I have an idea, and I am going to offer it with all seriousness and with no sarcasm or animosity. In today's Boston Globe, Jeff Krasner writes about the sad status of Caritas Carney Hospital. Of all the hospitals in the Caritas Christi system, Carney seems to be in the most trouble, and it has been for years, notwithstanding millions of dollars of state aid, $4 million this year alone. Nonetheless, the hospital enjoys great local affection and ongoing support from the Mayor and many state legislators.
If today's story is correct, the hospital and the community and elected officials are now courting a suitor to take it over and have it separate from the Caritas Christi system. In the past, nationwide suitors for Caritas Christi actually cited Carney as one of the factors for not taking over the entire system, so it is difficult to imagine any of the hospitals in Boston as being interested. The potential financial liabilities are just too great for most of us, who have narrow operating margins to start with and are facing our own financial challenges over the coming years. And for the Partners Healthcare System, which might have the financial resources, there are already too many concerns about market power in the Boston metropolitan area.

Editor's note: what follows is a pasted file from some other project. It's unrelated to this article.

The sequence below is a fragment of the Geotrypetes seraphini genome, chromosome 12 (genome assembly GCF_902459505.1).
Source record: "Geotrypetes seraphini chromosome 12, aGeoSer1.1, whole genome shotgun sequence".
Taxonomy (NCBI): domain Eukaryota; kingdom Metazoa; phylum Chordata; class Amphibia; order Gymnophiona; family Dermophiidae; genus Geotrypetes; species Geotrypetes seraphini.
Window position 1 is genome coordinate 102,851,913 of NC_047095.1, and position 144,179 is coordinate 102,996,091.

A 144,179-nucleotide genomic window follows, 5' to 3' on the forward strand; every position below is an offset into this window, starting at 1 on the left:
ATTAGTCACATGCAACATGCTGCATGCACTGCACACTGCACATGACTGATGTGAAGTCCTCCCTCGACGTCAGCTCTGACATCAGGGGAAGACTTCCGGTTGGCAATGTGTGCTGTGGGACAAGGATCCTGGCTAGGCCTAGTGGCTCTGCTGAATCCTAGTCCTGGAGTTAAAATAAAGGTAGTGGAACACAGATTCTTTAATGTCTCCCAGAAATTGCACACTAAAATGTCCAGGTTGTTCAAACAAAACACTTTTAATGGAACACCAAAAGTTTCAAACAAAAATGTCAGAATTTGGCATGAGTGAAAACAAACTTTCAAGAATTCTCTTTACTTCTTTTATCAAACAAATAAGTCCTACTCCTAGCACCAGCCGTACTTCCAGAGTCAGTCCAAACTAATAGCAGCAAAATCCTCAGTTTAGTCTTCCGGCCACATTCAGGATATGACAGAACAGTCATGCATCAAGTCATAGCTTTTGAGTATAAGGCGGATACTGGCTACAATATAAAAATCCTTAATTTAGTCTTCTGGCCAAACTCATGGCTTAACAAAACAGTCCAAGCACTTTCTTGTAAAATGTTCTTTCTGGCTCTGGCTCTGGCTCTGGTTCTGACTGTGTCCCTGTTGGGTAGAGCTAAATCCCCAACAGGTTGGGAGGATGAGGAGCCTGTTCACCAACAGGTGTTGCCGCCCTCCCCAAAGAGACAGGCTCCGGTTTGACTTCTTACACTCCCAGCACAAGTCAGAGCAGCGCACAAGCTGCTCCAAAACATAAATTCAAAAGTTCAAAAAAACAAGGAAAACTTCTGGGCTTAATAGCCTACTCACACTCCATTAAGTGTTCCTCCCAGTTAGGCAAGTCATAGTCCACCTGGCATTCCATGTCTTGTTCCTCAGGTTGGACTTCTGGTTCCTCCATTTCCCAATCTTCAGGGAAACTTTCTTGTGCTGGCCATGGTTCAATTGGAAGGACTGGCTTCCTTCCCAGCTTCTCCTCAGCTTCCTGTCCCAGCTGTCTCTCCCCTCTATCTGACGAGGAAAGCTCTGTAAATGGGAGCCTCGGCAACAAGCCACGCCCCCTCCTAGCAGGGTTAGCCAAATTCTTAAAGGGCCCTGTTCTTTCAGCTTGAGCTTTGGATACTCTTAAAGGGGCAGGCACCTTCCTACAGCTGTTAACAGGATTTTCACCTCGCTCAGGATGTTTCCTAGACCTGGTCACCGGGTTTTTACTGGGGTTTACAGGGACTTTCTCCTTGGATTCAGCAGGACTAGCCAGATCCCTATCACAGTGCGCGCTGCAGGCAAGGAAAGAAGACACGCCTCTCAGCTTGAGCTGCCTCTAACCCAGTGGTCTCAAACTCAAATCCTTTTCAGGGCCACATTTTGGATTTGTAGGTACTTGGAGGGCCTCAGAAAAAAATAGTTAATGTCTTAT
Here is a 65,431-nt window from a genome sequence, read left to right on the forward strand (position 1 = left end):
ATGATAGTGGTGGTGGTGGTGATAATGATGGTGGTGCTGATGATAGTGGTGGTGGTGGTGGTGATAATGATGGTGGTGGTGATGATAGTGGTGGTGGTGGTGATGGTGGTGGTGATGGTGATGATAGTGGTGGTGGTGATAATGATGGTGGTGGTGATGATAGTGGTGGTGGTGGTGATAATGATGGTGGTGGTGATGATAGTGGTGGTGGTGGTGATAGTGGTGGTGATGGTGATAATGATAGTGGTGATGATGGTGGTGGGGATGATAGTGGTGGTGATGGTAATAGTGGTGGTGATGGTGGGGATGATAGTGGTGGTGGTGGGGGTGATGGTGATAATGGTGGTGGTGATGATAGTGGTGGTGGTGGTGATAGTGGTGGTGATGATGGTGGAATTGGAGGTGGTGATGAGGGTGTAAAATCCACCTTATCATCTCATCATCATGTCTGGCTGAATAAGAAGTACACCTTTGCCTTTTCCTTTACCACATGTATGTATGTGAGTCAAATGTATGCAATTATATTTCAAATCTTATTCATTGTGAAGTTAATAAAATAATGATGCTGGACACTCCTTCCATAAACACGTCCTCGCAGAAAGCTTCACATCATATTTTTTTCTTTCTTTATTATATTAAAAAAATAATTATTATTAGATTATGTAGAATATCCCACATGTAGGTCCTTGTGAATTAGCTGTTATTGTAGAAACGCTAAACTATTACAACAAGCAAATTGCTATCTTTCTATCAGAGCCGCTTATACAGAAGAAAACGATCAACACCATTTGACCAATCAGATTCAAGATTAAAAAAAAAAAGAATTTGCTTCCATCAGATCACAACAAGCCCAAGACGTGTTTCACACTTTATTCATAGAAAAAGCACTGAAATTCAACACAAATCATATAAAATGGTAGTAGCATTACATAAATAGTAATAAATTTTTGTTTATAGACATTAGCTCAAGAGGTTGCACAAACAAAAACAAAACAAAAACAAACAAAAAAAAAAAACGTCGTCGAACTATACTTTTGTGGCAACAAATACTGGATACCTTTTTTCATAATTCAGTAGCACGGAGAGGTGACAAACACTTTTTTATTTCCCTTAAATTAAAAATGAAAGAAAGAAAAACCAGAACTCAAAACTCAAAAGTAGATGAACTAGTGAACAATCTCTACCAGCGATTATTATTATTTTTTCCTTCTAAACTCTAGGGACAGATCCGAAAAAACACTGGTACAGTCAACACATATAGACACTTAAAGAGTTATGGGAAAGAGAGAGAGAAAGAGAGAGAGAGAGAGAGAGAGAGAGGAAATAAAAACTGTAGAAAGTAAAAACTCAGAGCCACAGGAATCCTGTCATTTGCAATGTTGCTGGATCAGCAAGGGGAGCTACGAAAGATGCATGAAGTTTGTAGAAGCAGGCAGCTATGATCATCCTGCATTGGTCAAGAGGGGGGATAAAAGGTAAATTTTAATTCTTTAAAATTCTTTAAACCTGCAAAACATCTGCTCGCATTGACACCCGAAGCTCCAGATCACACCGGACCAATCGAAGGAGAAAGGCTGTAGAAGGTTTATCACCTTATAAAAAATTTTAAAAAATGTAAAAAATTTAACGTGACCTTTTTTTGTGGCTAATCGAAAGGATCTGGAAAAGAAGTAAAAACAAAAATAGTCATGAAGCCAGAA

Here's the proposal. There is one organization in town with a strong interest in hospital management and with the financial resources to take this on -- the Service Employees International Union. SEIU has millions of dollars at its disposal (reportedly over $20 million) to organize workers in Massachusetts, a local staff of some 200 people, and a desire to prove that it can improve the working conditions and quality and safety in area hospitals. I am guessing it also has a pension fund for its members, with many millions available for investment.
So why not approach SEIU with a proposal to have the union purchase, own and operate Carney Hospital? Let the union show how it can handle the full panoply of issues of running a hospital and demonstrate how it can profitably operate a neighborhood facility without the kind of state aid that has been pouring into Carney for all these years. Let the union negotiate contracts with the insurance companies, encourage access for low-income patients, maintain high regulatory standards for patient care, and do all the other things required of hospital management, while, of course, providing excellent working conditions for staff members and physicians.
What better way for the SEIU to demonstrate its potential value to the community than to take on this worthy assignment and to do a good job at it? You can read many statements by the SEIU that seem consistent with the mission of the Carney. As I say, although I may be accused of doing otherwise, I am offering this suggestion with no sarcasm or animosity. In terms of financial resources, industry experience, and stated values and mission, there is an obvious white knight in this situation, and it is 1199SEIU.